America’s Chief Export is the US Dollar

As explained in the previous installment, the petrodollar system is based on an agreement between the US and Saudi Arabia. Under the terms of the deal, the US guarantees the security of Saudi Arabia and in exchange, Saudi Arabia guarantees that all petroleum is sold by OPEC for US dollars, with the US dollars re-invested into America via petrodollar recycling. The result: Since everyone needs petroleum, everyone needs US dollars. Oil replaces gold as the hard backing for the dollar. 1

Since the petrodollar system was put in place, the US has enjoyed a comparative advantage in manufacturing currency that no other nation enjoys. Under conditions of free trade, a country produces and exports more of a good for which it a comparative advantage, and produces less and imports more of the goods for which it doesn’t. And that’s what has happened: Since the petrodollar system was put in place in 1973, America has produced more and more dollars and produced less and less of everything else. The dollar is today our nation’s #1 export.

How large is the circulation of US dollars? As of April 2022, the American money supply, which economists call M2, stands at $21,728 Billion Dollars. M2 includes three types of money:

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Running On Empty

Running On Empty

Well, we definitely seem to have passed a threshold of sorts. For most of the sixteen years since I started blogging, one of the things I had to point out constantly to my readers was the slow pace of historical change.  Whenever I posted an essay on the twilight of industrial society, I could count on fielding at least one comment from a reader who expected the entire modern world to crash and burn in the next few months.  I’d have to patiently remind them that Rome wasn’t sacked in a day—that it takes years of breathtakingly moronic decisions motivated by mindless greed, vicious partisan hatred, blind ideological dogmatism, and a total unwillingness to think about the long-term consequences of short-term decisions, to bring a civilization down.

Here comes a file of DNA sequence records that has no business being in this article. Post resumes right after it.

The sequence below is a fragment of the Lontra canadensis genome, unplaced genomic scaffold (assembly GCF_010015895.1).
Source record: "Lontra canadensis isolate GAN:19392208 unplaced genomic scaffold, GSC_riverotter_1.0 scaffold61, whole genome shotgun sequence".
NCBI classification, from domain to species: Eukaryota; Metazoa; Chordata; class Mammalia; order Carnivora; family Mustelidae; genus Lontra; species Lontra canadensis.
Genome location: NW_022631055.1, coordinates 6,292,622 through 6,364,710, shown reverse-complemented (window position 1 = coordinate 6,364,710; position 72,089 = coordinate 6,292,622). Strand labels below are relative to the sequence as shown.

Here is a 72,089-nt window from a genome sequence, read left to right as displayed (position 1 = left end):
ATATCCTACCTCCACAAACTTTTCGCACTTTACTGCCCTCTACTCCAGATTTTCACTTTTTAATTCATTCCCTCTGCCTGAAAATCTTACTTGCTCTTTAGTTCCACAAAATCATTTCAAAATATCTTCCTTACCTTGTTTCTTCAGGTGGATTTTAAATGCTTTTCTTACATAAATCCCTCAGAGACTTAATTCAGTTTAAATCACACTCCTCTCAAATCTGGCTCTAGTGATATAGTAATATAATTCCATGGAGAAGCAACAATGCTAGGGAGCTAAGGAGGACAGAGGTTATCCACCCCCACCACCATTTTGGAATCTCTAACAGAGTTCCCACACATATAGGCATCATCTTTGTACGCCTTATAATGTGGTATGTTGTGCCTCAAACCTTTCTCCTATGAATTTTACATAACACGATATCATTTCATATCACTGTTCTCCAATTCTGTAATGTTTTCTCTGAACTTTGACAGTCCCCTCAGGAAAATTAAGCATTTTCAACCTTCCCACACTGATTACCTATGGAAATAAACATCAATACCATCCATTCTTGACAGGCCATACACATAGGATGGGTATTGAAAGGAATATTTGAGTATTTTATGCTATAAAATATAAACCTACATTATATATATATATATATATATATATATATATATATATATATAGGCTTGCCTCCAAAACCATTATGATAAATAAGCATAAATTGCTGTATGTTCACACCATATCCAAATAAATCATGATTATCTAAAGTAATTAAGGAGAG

Now of course all through the years while I was telling people this, decisions of the kind I’ve just described, guided by motives of the sort I’ve just characterized, were standard operating procedure throughout the industrial world.  Those proceeded to have their usual effect. I still don’t expect modern civilization to crash to ruin in the next few months, but it’s reached the point that I no longer have to tell people that the Long Descent won’t show up as soon as they think. No, at this point it’s my ironic duty to suggest that they make whatever preparations they have in mind sooner rather than later, because the world shows no signs of waiting for them.

As I write this, the most obvious set of problems has to do with the economies of the United States and its client states. Those of my readers who follow financial media already know that signs of economic trouble are elbowing one another out of the way to get to the front pages…

…click on the above link to read the rest of the article…

Russia’s Oil Output Is Plummeting, And It May Never Recover

Russia’s Oil Output Is Plummeting, And It May Never Recover

  • Russia’s oil output is plummeting, and the decline is expected to worsen in May.